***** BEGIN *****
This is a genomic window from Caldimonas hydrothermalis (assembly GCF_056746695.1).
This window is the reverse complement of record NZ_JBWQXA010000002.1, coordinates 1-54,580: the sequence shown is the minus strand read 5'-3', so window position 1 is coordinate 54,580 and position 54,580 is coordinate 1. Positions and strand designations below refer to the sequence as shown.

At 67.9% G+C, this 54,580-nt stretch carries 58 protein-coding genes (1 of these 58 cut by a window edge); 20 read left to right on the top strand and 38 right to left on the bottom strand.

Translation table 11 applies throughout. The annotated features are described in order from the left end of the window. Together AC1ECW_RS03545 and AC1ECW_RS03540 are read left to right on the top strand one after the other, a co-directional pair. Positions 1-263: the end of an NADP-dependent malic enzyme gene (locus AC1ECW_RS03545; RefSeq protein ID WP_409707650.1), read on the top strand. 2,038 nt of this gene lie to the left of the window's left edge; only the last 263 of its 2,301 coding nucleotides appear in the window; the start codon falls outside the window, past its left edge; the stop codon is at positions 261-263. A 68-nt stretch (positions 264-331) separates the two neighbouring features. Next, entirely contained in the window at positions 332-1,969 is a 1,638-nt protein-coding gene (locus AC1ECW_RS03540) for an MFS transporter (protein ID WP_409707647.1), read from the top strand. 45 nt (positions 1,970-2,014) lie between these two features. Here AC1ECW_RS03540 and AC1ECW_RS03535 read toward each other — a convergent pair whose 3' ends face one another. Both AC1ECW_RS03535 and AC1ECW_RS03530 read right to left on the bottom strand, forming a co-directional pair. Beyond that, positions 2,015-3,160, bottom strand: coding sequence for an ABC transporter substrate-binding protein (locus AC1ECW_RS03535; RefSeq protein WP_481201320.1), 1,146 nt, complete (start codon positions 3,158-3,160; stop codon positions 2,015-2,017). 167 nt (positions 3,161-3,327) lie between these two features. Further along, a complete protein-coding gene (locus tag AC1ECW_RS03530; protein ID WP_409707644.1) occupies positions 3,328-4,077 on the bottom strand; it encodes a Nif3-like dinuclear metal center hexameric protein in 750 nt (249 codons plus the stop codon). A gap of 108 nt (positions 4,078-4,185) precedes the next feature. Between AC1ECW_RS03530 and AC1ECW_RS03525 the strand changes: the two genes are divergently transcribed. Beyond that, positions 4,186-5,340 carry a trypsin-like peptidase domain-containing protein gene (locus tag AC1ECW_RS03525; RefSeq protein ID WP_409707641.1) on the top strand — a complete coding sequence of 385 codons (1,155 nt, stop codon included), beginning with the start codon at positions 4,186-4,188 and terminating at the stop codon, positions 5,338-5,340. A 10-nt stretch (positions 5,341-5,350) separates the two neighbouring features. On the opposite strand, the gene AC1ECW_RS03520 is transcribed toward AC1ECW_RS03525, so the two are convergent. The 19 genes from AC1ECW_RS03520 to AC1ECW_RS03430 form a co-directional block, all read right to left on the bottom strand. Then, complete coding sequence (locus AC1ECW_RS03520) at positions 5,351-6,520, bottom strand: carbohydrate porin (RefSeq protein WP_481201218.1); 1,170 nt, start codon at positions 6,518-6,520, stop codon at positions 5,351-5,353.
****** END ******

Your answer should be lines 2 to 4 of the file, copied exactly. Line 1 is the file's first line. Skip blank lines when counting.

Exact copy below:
This window is the reverse complement of record NZ_JBWQXA010000002.1, coordinates 1-54,580: the sequence shown is the minus strand read 5'-3', so window position 1 is coordinate 54,580 and position 54,580 is coordinate 1. Positions and strand designations below refer to the sequence as shown.

At 67.9% G+C, this 54,580-nt stretch carries 58 protein-coding genes (1 of these 58 cut by a window edge); 20 read left to right on the top strand and 38 right to left on the bottom strand.

Translation table 11 applies throughout. The annotated features are described in order from the left end of the window. Together AC1ECW_RS03545 and AC1ECW_RS03540 are read left to right on the top strand one after the other, a co-directional pair. Positions 1-263: the end of an NADP-dependent malic enzyme gene (locus AC1ECW_RS03545; RefSeq protein ID WP_409707650.1), read on the top strand. 2,038 nt of this gene lie to the left of the window's left edge; only the last 263 of its 2,301 coding nucleotides appear in the window; the start codon falls outside the window, past its left edge; the stop codon is at positions 261-263. A 68-nt stretch (positions 264-331) separates the two neighbouring features. Next, entirely contained in the window at positions 332-1,969 is a 1,638-nt protein-coding gene (locus AC1ECW_RS03540) for an MFS transporter (protein ID WP_409707647.1), read from the top strand. 45 nt (positions 1,970-2,014) lie between these two features. Here AC1ECW_RS03540 and AC1ECW_RS03535 read toward each other — a convergent pair whose 3' ends face one another. Both AC1ECW_RS03535 and AC1ECW_RS03530 read right to left on the bottom strand, forming a co-directional pair. Beyond that, positions 2,015-3,160, bottom strand: coding sequence for an ABC transporter substrate-binding protein (locus AC1ECW_RS03535; RefSeq protein WP_481201320.1), 1,146 nt, complete (start codon positions 3,158-3,160; stop codon positions 2,015-2,017). 167 nt (positions 3,161-3,327) lie between these two features. Further along, a complete protein-coding gene (locus tag AC1ECW_RS03530; protein ID WP_409707644.1) occupies positions 3,328-4,077 on the bottom strand; it encodes a Nif3-like dinuclear metal center hexameric protein in 750 nt (249 codons plus the stop codon). A gap of 108 nt (positions 4,078-4,185) precedes the next feature. Between AC1ECW_RS03530 and AC1ECW_RS03525 the strand changes: the two genes are divergently transcribed. Beyond that, positions 4,186-5,340 carry a trypsin-like peptidase domain-containing protein gene (locus tag AC1ECW_RS03525; RefSeq protein ID WP_409707641.1) on the top strand — a complete coding sequence of 385 codons (1,155 nt, stop codon included), beginning with the start codon at positions 4,186-4,188 and terminating at the stop codon, positions 5,338-5,340. A 10-nt stretch (positions 5,341-5,350) separates the two neighbouring features. On the opposite strand, the gene AC1ECW_RS03520 is transcribed toward AC1ECW_RS03525, so the two are convergent. The 19 genes from AC1ECW_RS03520 to AC1ECW_RS03430 form a co-directional block, all read right to left on the bottom strand. Then, complete coding sequence (locus AC1ECW_RS03520) at positions 5,351-6,520, bottom strand: carbohydrate porin (RefSeq protein WP_481201218.1); 1,170 nt, start codon at positions 6,518-6,520, stop codon at positions 5,351-5,353.